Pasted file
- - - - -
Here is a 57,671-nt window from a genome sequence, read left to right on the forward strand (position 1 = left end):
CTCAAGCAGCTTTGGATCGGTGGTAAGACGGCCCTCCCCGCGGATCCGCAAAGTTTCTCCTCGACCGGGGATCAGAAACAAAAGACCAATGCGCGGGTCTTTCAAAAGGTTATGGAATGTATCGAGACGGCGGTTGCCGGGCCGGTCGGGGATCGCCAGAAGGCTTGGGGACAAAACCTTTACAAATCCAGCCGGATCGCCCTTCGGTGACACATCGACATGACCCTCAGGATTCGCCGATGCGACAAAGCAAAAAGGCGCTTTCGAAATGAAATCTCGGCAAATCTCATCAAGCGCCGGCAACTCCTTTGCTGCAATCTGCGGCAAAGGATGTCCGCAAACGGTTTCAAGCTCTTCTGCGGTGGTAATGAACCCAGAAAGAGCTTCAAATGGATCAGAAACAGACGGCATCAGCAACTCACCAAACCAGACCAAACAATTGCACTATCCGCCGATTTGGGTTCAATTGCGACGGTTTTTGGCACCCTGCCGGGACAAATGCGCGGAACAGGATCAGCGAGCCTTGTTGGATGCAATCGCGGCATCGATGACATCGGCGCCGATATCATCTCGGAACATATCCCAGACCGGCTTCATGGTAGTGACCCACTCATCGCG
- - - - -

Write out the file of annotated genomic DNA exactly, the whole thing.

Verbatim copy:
Here is a 57,671-nt window from a genome sequence, read left to right on the forward strand (position 1 = left end):
CTCAAGCAGCTTTGGATCGGTGGTAAGACGGCCCTCCCCGCGGATCCGCAAAGTTTCTCCTCGACCGGGGATCAGAAACAAAAGACCAATGCGCGGGTCTTTCAAAAGGTTATGGAATGTATCGAGACGGCGGTTGCCGGGCCGGTCGGGGATCGCCAGAAGGCTTGGGGACAAAACCTTTACAAATCCAGCCGGATCGCCCTTCGGTGACACATCGACATGACCCTCAGGATTCGCCGATGCGACAAAGCAAAAAGGCGCTTTCGAAATGAAATCTCGGCAAATCTCATCAAGCGCCGGCAACTCCTTTGCTGCAATCTGCGGCAAAGGATGTCCGCAAACGGTTTCAAGCTCTTCTGCGGTGGTAATGAACCCAGAAAGAGCTTCAAATGGATCAGAAACAGACGGCATCAGCAACTCACCAAACCAGACCAAACAATTGCACTATCCGCCGATTTGGGTTCAATTGCGACGGTTTTTGGCACCCTGCCGGGACAAATGCGCGGAACAGGATCAGCGAGCCTTGTTGGATGCAATCGCGGCATCGATGACATCGGCGCCGATATCATCTCGGAACATATCCCAGACCGGCTTCATGGTAGTGACCCACTCATCGCG